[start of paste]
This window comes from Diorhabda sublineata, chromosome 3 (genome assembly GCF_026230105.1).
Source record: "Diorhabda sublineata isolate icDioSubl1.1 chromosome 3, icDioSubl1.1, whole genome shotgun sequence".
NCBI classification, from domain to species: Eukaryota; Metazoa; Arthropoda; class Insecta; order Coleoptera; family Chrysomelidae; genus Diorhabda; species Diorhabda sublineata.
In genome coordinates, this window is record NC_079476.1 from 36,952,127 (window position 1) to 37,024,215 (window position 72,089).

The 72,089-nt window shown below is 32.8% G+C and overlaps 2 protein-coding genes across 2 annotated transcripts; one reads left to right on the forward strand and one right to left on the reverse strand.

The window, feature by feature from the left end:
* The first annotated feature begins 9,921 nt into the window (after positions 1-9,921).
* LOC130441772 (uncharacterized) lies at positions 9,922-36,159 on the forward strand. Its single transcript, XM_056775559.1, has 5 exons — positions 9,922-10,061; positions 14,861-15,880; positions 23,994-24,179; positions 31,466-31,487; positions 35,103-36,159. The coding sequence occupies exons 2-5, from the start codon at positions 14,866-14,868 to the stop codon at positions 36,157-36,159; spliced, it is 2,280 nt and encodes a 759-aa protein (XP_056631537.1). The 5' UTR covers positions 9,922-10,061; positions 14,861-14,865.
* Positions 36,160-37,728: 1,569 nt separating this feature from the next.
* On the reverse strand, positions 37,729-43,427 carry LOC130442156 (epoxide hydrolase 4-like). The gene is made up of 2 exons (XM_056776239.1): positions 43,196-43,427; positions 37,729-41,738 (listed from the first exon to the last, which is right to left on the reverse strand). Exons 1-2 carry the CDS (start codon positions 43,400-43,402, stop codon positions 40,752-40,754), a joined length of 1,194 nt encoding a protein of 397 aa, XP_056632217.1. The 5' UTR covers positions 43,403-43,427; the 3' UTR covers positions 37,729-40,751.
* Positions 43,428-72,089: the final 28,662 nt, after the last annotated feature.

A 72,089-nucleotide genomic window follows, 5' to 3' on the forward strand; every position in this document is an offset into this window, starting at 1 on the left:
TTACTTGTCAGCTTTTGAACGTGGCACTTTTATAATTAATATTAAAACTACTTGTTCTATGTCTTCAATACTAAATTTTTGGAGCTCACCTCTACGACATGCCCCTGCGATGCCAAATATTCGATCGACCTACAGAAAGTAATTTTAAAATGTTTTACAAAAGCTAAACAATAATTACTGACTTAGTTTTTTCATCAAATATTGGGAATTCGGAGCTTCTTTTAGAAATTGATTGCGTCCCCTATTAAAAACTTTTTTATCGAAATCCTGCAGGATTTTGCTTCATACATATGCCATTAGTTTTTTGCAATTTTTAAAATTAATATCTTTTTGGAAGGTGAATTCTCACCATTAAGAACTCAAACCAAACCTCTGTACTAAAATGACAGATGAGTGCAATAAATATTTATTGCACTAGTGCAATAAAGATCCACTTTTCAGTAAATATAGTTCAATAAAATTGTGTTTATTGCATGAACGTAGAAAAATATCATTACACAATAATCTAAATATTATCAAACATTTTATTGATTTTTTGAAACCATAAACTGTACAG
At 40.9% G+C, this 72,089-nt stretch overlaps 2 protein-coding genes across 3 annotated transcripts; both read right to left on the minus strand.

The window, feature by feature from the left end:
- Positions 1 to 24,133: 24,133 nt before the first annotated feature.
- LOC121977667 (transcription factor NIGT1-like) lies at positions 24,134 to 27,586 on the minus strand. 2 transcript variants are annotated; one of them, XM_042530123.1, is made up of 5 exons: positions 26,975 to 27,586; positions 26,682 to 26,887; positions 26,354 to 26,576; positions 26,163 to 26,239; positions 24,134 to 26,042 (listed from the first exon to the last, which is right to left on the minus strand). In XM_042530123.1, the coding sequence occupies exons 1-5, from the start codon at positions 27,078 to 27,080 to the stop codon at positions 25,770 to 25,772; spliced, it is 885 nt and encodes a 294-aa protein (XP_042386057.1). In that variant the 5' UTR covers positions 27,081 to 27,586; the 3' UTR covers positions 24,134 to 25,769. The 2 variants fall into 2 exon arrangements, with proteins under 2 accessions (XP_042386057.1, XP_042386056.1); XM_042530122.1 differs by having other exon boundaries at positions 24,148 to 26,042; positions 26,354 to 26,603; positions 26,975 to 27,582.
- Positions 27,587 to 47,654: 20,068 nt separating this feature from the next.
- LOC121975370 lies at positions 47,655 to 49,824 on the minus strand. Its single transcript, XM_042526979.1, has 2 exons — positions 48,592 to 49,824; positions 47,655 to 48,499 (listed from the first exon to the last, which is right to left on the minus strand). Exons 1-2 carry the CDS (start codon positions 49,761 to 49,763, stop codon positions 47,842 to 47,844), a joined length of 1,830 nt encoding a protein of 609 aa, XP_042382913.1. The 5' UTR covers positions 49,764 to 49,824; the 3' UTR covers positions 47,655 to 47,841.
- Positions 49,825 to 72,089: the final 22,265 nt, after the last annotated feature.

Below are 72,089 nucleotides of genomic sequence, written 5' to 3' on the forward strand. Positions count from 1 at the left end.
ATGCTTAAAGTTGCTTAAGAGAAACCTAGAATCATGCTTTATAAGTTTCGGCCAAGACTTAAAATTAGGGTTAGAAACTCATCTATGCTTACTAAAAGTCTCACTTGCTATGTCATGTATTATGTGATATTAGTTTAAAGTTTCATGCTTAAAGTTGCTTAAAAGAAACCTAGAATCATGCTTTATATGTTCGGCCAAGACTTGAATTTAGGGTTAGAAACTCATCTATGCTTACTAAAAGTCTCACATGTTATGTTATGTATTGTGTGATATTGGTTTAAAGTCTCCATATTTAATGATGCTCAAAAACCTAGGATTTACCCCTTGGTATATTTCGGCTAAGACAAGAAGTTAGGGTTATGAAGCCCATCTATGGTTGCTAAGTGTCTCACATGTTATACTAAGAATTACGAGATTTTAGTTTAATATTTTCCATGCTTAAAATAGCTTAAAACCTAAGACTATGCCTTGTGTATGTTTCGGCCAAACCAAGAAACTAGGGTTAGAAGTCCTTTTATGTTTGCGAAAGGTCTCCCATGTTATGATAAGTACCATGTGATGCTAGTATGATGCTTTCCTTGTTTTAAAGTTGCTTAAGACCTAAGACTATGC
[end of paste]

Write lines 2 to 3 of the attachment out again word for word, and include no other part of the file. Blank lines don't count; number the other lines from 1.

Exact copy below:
Source record: "Diorhabda sublineata isolate icDioSubl1.1 chromosome 3, icDioSubl1.1, whole genome shotgun sequence".
NCBI classification, from domain to species: Eukaryota; Metazoa; Arthropoda; class Insecta; order Coleoptera; family Chrysomelidae; genus Diorhabda; species Diorhabda sublineata.